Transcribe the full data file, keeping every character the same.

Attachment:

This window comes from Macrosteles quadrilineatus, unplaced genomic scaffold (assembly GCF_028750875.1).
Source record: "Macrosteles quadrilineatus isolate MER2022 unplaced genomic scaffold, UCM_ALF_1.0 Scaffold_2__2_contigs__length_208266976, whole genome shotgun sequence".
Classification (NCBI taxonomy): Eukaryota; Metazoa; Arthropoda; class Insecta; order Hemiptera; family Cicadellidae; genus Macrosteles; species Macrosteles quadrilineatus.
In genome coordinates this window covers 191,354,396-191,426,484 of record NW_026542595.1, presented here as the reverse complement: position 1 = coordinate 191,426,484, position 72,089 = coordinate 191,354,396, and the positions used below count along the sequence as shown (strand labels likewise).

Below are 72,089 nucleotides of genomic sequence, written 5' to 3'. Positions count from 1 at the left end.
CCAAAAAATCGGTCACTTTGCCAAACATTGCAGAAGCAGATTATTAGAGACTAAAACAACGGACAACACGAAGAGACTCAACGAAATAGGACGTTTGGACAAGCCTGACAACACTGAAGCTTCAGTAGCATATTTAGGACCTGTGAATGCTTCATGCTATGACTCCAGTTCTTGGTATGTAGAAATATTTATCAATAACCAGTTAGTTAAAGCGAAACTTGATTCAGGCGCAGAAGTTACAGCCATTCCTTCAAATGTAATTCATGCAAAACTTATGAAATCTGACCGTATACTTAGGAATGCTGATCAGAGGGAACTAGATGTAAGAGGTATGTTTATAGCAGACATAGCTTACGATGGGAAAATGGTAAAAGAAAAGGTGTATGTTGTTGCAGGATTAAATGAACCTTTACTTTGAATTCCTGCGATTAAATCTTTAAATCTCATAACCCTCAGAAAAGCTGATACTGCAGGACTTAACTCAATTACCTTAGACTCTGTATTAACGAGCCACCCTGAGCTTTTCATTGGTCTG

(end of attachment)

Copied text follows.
This window comes from Macrosteles quadrilineatus, unplaced genomic scaffold (assembly GCF_028750875.1).
Source record: "Macrosteles quadrilineatus isolate MER2022 unplaced genomic scaffold, UCM_ALF_1.0 Scaffold_2__2_contigs__length_208266976, whole genome shotgun sequence".
Classification (NCBI taxonomy): Eukaryota; Metazoa; Arthropoda; class Insecta; order Hemiptera; family Cicadellidae; genus Macrosteles; species Macrosteles quadrilineatus.
In genome coordinates this window covers 191,354,396-191,426,484 of record NW_026542595.1, presented here as the reverse complement: position 1 = coordinate 191,426,484, position 72,089 = coordinate 191,354,396, and the positions used below count along the sequence as shown (strand labels likewise).

Below are 72,089 nucleotides of genomic sequence, written 5' to 3'. Positions count from 1 at the left end.
CCAAAAAATCGGTCACTTTGCCAAACATTGCAGAAGCAGATTATTAGAGACTAAAACAACGGACAACACGAAGAGACTCAACGAAATAGGACGTTTGGACAAGCCTGACAACACTGAAGCTTCAGTAGCATATTTAGGACCTGTGAATGCTTCATGCTATGACTCCAGTTCTTGGTATGTAGAAATATTTATCAATAACCAGTTAGTTAAAGCGAAACTTGATTCAGGCGCAGAAGTTACAGCCATTCCTTCAAATGTAATTCATGCAAAACTTATGAAATCTGACCGTATACTTAGGAATGCTGATCAGAGGGAACTAGATGTAAGAGGTATGTTTATAGCAGACATAGCTTACGATGGGAAAATGGTAAAAGAAAAGGTGTATGTTGTTGCAGGATTAAATGAACCTTTACTTTGAATTCCTGCGATTAAATCTTTAAATCTCATAACCCTCAGAAAAGCTGATACTGCAGGACTTAACTCAATTACCTTAGACTCTGTATTAACGAGCCACCCTGAGCTTTTCATTGGTCTG